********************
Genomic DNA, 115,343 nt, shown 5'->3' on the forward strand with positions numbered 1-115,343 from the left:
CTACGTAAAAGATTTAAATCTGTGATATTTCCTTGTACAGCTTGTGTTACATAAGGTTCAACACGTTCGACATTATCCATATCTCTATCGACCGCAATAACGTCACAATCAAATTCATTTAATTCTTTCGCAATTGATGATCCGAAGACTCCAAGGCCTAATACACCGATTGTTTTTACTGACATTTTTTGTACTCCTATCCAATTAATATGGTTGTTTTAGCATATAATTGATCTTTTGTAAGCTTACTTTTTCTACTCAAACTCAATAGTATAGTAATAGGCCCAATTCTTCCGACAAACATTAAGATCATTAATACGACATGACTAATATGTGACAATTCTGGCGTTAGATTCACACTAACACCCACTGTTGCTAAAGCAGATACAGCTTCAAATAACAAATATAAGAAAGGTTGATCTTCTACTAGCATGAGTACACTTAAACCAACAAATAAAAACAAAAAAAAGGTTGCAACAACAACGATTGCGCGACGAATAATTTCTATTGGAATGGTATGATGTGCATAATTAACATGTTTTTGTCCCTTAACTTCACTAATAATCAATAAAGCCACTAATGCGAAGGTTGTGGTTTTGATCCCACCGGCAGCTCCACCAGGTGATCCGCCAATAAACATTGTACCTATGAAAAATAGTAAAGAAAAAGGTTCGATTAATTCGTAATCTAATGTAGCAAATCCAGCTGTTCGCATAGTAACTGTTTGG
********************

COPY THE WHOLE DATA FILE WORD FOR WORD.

Genomic DNA, 115,343 nt, shown 5'->3' on the forward strand with positions numbered 1-115,343 from the left:
CTACGTAAAAGATTTAAATCTGTGATATTTCCTTGTACAGCTTGTGTTACATAAGGTTCAACACGTTCGACATTATCCATATCTCTATCGACCGCAATAACGTCACAATCAAATTCATTTAATTCTTTCGCAATTGATGATCCGAAGACTCCAAGGCCTAATACACCGATTGTTTTTACTGACATTTTTTGTACTCCTATCCAATTAATATGGTTGTTTTAGCATATAATTGATCTTTTGTAAGCTTACTTTTTCTACTCAAACTCAATAGTATAGTAATAGGCCCAATTCTTCCGACAAACATTAAGATCATTAATACGACATGACTAATATGTGACAATTCTGGCGTTAGATTCACACTAACACCCACTGTTGCTAAAGCAGATACAGCTTCAAATAACAAATATAAGAAAGGTTGATCTTCTACTAGCATGAGTACACTTAAACCAACAAATAAAAACAAAAAAAAGGTTGCAACAACAACGATTGCGCGACGAATAATTTCTATTGGAATGGTATGATGTGCATAATTAACATGTTTTTGTCCCTTAACTTCACTAATAATCAATAAAGCCACTAATGCGAAGGTTGTGGTTTTGATCCCACCGGCAGCTCCACCAGGTGATCCGCCAATAAACATTGTACCTATGAAAAATAGTAAAGAAAAAGGTTCGATTAATTCGTAATCTAATGTAGCAAATCCAGCTGTTCGCATAGTAACTGTTTGG